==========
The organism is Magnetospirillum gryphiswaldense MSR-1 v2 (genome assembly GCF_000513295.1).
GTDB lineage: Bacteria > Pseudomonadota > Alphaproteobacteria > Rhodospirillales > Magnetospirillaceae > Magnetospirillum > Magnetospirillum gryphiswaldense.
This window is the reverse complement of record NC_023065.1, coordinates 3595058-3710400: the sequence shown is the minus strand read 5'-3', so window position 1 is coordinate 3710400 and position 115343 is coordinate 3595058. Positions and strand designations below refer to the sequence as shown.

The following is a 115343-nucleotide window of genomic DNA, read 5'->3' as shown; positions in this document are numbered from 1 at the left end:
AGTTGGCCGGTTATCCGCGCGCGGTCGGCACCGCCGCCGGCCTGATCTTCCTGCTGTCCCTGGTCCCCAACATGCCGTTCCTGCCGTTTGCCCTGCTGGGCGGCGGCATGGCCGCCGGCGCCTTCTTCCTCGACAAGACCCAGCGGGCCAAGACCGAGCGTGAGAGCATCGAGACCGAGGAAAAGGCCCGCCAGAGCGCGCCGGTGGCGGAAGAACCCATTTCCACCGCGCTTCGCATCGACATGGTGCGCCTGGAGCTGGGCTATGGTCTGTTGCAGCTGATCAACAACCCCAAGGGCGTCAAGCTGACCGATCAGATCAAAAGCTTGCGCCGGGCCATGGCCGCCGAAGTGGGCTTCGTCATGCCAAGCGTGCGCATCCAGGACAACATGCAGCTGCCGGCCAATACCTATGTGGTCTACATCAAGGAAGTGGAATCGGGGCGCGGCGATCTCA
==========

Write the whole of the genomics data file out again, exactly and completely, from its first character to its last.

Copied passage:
The organism is Magnetospirillum gryphiswaldense MSR-1 v2 (genome assembly GCF_000513295.1).
GTDB lineage: Bacteria > Pseudomonadota > Alphaproteobacteria > Rhodospirillales > Magnetospirillaceae > Magnetospirillum > Magnetospirillum gryphiswaldense.
This window is the reverse complement of record NC_023065.1, coordinates 3595058-3710400: the sequence shown is the minus strand read 5'-3', so window position 1 is coordinate 3710400 and position 115343 is coordinate 3595058. Positions and strand designations below refer to the sequence as shown.

The following is a 115343-nucleotide window of genomic DNA, read 5'->3' as shown; positions in this document are numbered from 1 at the left end:
AGTTGGCCGGTTATCCGCGCGCGGTCGGCACCGCCGCCGGCCTGATCTTCCTGCTGTCCCTGGTCCCCAACATGCCGTTCCTGCCGTTTGCCCTGCTGGGCGGCGGCATGGCCGCCGGCGCCTTCTTCCTCGACAAGACCCAGCGGGCCAAGACCGAGCGTGAGAGCATCGAGACCGAGGAAAAGGCCCGCCAGAGCGCGCCGGTGGCGGAAGAACCCATTTCCACCGCGCTTCGCATCGACATGGTGCGCCTGGAGCTGGGCTATGGTCTGTTGCAGCTGATCAACAACCCCAAGGGCGTCAAGCTGACCGATCAGATCAAAAGCTTGCGCCGGGCCATGGCCGCCGAAGTGGGCTTCGTCATGCCAAGCGTGCGCATCCAGGACAACATGCAGCTGCCGGCCAATACCTATGTGGTCTACATCAAGGAAGTGGAATCGGGGCGCGGCGATCTCA